Author: Monsy Hernandez
Monsy Hernandez spoke with two DACA recipients, Ernesto Hernandez and Jimena Castro, about how the DREAM Act impacted them and what they think everyone should know about immigrants in the United States.
DACA stands for Deferred Action for Childhood Arrivals, a policy that provides the right to a renewable work permit for eligible immigrants who were brought into the United States as children without documentation. The DREAM Act (Development, Relief, and Education for Alien Minors) is the name for a process that would grant conditional residency, and potentially permanent residency, to eligible minors with an immigrant background. Many youths and students, mostly undocumented, who are covered by the protections it offers are called DREAMers.
How has DACA impacted you?
Ernesto: DACA has definitely impacted me in a positive way, I mean, previous to DACA, you know, like many other immigrants in this country we were hiding in the shadows for lack of better words, we were undocumented, we couldn’t find jobs or go to school, so when DACA came out it gave us a chance to come out of the shadows, participate in school programs. It helped me seek better paying jobs, and it's definitely helped me out over the last six years of being DACA-mented.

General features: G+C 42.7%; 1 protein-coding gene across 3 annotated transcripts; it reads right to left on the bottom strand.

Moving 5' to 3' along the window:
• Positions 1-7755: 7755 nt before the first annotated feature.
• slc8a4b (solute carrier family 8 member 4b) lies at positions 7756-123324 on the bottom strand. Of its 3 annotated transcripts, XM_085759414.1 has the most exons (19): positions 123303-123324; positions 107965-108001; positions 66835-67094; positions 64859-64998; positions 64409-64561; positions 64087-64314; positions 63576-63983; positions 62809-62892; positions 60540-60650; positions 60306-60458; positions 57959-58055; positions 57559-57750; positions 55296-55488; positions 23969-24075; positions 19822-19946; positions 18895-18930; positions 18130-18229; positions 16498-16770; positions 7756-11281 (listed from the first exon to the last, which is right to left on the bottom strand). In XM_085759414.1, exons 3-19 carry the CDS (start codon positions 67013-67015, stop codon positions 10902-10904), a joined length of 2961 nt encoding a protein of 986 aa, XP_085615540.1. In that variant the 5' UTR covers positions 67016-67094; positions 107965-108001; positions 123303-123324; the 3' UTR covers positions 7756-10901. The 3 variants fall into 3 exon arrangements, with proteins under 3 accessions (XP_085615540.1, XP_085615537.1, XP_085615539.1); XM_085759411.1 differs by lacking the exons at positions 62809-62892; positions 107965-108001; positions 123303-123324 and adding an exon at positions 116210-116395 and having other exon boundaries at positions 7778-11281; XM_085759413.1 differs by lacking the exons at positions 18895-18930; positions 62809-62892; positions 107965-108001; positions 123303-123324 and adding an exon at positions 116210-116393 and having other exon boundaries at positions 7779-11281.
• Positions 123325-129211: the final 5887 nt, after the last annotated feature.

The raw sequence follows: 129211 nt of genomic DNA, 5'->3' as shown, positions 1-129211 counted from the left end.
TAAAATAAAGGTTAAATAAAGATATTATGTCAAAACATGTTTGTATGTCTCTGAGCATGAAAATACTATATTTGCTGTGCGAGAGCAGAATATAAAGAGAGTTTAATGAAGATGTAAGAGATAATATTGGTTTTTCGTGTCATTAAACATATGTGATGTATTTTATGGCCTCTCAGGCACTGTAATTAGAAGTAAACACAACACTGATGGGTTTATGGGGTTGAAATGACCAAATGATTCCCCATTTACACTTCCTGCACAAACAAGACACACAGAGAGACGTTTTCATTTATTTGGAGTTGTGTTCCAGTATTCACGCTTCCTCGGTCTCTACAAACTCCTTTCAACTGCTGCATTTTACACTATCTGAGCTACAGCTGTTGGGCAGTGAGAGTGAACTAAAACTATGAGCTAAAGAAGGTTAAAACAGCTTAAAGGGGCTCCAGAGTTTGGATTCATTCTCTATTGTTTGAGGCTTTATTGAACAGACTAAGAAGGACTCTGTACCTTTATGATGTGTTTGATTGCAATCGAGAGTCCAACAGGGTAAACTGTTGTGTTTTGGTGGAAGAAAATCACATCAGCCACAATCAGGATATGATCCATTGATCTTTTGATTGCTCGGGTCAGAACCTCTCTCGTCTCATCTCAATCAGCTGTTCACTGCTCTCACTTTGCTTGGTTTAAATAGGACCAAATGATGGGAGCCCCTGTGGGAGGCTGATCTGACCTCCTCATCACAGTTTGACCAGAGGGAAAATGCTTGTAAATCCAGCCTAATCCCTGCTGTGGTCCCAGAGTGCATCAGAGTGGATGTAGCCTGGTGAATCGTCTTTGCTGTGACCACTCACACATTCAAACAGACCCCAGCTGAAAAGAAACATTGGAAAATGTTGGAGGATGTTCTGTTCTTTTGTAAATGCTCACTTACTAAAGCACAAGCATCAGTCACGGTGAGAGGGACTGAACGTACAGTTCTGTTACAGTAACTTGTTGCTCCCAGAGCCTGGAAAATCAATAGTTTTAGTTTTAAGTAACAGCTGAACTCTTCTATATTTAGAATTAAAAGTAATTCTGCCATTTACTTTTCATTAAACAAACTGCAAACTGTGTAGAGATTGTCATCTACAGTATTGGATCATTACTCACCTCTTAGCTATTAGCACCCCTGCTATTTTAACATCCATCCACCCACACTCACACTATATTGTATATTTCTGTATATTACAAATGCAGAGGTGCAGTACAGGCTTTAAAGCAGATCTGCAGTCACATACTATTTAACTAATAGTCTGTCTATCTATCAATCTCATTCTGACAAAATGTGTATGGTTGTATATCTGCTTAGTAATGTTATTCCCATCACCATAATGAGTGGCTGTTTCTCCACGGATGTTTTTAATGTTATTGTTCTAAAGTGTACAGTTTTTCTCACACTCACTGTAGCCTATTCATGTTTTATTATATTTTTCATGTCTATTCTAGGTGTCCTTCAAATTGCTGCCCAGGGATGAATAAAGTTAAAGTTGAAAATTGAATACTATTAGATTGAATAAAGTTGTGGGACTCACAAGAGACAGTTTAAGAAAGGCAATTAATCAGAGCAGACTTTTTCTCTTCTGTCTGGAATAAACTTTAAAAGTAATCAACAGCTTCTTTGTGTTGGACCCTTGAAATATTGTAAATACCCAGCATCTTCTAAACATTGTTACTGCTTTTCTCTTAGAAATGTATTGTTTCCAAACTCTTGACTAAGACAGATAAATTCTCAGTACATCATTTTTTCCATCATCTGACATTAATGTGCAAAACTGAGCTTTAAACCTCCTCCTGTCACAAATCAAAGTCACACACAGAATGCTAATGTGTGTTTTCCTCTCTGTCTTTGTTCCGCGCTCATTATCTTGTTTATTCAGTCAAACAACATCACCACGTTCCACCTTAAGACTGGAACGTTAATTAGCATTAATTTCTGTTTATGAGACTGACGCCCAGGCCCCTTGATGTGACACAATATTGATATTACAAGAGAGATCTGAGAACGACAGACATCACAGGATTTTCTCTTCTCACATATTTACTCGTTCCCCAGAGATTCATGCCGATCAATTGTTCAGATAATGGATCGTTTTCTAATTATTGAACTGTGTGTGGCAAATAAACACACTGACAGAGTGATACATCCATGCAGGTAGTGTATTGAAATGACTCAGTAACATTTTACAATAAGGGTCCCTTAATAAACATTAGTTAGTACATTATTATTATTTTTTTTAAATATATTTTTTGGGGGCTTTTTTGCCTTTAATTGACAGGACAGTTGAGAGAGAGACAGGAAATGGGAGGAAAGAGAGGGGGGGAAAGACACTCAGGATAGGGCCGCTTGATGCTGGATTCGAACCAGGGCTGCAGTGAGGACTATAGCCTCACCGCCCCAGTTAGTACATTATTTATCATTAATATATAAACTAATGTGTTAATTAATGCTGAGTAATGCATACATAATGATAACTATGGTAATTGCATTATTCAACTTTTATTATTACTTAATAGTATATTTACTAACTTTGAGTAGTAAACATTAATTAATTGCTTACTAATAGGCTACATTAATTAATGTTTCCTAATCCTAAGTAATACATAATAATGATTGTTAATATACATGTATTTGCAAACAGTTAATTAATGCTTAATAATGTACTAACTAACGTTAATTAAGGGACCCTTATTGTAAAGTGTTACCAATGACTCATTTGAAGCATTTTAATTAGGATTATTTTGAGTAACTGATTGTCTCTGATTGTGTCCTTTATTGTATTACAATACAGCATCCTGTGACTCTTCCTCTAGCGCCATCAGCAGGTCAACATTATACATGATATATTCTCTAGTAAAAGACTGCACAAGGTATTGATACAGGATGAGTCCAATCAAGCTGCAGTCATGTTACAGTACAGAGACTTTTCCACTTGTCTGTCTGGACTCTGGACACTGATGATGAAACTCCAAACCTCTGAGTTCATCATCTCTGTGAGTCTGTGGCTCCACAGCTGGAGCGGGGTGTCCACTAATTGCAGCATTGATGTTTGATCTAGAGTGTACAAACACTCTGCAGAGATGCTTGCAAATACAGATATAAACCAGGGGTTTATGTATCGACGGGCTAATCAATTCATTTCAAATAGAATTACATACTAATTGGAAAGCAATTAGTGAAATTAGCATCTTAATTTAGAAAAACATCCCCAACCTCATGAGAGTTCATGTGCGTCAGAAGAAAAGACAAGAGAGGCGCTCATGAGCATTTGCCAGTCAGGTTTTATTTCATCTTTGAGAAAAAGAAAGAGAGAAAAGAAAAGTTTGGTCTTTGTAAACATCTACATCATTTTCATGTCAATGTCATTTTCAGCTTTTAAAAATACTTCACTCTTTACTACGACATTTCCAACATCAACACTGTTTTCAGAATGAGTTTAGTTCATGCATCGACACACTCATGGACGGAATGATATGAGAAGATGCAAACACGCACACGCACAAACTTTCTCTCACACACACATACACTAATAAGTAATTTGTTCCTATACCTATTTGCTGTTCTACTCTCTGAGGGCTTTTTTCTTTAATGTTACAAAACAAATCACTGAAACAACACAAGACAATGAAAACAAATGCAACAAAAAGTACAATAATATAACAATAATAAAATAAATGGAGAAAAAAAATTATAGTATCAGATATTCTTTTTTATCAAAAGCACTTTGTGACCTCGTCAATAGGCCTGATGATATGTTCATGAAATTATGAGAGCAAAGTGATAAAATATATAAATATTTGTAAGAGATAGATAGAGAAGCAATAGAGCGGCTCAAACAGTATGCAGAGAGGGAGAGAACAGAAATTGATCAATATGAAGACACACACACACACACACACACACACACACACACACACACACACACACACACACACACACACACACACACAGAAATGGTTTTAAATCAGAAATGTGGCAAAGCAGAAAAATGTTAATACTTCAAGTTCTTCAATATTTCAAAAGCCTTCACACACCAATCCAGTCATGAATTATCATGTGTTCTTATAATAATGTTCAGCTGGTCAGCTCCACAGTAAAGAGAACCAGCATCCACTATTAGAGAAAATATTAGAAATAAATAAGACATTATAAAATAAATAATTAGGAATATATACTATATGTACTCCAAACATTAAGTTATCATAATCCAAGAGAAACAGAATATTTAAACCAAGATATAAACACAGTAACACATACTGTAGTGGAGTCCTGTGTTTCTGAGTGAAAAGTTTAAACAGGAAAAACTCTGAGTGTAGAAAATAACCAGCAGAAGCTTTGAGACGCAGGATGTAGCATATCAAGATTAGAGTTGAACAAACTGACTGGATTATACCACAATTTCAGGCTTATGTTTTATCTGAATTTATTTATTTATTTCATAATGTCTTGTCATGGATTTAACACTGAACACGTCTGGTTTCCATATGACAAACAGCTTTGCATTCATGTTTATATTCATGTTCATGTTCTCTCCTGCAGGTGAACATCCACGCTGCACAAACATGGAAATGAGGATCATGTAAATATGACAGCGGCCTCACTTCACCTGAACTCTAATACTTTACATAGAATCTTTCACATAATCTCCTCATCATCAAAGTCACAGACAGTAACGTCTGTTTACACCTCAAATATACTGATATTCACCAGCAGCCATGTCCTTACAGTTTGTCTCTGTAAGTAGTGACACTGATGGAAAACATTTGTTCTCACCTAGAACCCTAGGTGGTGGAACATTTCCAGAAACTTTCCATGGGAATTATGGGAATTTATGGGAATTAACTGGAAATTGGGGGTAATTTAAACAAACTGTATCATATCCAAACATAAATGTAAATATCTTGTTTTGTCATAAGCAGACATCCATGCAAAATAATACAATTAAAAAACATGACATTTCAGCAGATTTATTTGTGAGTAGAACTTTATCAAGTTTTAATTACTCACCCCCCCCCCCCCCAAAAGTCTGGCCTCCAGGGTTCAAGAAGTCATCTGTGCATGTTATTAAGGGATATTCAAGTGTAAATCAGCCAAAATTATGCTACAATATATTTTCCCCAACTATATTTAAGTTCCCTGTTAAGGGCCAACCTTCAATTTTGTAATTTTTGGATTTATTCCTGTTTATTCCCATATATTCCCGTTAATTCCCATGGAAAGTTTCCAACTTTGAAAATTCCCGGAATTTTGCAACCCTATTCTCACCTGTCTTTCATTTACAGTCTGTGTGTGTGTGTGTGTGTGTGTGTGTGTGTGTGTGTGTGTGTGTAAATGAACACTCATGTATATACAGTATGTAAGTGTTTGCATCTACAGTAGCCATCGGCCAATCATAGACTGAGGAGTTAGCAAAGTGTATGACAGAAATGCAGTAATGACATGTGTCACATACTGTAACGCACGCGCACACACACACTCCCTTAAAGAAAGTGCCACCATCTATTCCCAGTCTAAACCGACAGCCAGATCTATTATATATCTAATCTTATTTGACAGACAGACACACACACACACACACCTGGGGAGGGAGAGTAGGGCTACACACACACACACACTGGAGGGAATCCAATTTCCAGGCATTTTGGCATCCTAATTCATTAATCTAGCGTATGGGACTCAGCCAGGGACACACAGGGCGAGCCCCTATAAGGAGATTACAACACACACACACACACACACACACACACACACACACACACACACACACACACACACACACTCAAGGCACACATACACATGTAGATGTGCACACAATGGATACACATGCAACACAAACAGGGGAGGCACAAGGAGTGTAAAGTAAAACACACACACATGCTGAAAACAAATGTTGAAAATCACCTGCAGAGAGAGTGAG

Jimena: DACA impacted me because it allowed me to get a driver’s license. We’re only allowed to have it yearly. From my understanding, United States citizens are allowed to have their driver’s licenses for over ten years. We’re only allowed to have it while our DACA is valid for two years, then we have to go through a renewal. It also allowed me to get a job legally. It gave me a social security number, a right-to-work permit, and it also allowed me to go to school. But every state has different provisions as to what they allow. SC puts a lot of restrictions on the people that go to school, which is why I go to school in Delaware. SC charges out-of-country tuition for DACA, so it’s very unaffordable. No FAFSA, no federal loans, so we’re basically on our own with that. It limits you in what you can be. They don’t allow people with DACA to become lawyers, and anything that requires you to get licensing exams that they would allow any United States citizen to take. I’m going to school to be a nurse, but I can’t take the exam that allows me to get licensed in South Carolina. DACA does allow you to go to school, you just have to find your way.Read more